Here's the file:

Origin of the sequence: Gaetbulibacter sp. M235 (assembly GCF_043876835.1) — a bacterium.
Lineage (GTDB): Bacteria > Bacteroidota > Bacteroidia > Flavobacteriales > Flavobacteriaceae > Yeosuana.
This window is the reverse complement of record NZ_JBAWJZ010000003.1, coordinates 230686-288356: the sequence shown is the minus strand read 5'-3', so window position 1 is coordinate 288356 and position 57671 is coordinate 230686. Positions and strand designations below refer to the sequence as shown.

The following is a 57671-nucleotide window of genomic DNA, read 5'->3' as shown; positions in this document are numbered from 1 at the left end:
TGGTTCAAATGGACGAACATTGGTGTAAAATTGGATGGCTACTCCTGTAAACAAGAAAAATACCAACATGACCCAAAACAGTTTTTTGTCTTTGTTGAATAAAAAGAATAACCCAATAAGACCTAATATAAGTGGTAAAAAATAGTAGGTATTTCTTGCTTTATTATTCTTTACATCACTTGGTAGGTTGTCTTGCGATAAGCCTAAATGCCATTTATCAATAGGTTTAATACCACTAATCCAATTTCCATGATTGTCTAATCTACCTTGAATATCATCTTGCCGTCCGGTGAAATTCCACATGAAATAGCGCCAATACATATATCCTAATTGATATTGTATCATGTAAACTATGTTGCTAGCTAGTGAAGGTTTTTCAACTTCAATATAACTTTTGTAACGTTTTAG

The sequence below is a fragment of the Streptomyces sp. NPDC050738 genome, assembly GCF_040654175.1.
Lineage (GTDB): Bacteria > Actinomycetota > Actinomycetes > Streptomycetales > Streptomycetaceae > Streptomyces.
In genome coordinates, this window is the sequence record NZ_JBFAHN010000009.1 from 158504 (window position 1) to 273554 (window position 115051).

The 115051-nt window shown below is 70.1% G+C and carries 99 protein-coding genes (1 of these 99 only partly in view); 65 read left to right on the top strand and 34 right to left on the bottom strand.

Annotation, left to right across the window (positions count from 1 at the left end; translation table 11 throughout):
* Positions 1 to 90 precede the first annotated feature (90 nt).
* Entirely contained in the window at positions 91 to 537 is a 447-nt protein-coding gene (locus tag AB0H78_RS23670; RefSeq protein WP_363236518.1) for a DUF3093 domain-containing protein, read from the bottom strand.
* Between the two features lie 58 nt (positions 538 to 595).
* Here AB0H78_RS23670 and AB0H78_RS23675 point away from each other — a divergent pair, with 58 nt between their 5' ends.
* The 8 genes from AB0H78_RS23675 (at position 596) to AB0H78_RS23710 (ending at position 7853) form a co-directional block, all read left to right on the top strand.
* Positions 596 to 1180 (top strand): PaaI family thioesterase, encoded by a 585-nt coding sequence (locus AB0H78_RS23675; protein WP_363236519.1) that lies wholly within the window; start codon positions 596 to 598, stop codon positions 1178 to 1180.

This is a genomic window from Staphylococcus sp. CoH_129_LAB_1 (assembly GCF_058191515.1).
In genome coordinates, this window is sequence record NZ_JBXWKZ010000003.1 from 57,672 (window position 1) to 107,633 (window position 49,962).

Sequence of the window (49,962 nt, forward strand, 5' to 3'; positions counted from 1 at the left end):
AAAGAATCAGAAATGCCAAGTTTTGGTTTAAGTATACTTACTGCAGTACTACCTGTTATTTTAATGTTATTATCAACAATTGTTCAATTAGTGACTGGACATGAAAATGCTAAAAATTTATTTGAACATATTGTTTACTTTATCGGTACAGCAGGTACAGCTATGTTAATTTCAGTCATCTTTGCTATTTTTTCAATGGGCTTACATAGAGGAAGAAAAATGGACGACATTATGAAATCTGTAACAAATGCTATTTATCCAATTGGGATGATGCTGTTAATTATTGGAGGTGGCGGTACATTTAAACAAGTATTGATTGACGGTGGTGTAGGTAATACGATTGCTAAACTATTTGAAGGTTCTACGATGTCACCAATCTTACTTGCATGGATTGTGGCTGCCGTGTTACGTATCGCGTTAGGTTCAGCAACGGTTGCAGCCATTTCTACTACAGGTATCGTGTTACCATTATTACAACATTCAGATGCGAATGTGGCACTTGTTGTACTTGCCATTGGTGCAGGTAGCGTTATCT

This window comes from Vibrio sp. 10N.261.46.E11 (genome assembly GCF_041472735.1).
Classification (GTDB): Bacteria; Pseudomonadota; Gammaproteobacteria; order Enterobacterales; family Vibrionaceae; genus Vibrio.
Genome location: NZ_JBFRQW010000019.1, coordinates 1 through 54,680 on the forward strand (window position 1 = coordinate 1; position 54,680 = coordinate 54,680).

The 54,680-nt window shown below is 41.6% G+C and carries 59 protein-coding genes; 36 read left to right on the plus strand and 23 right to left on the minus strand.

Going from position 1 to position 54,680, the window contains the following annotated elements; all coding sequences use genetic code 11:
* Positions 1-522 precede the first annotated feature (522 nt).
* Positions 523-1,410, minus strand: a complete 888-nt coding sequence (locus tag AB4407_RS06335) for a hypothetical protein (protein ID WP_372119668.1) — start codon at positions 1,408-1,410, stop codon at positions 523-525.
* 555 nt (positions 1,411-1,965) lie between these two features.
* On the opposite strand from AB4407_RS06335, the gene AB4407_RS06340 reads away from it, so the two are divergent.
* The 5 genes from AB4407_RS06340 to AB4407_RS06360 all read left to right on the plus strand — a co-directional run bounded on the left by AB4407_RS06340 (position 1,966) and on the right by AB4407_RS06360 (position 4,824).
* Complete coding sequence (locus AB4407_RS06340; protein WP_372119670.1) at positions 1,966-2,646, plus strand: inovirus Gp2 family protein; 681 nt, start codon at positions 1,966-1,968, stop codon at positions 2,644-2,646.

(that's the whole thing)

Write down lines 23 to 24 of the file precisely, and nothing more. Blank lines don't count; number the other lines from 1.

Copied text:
Genome location: NZ_JBFRQW010000019.1, coordinates 1 through 54,680 on the forward strand (window position 1 = coordinate 1; position 54,680 = coordinate 54,680).

The 54,680-nt window shown below is 41.6% G+C and carries 59 protein-coding genes; 36 read left to right on the plus strand and 23 right to left on the minus strand.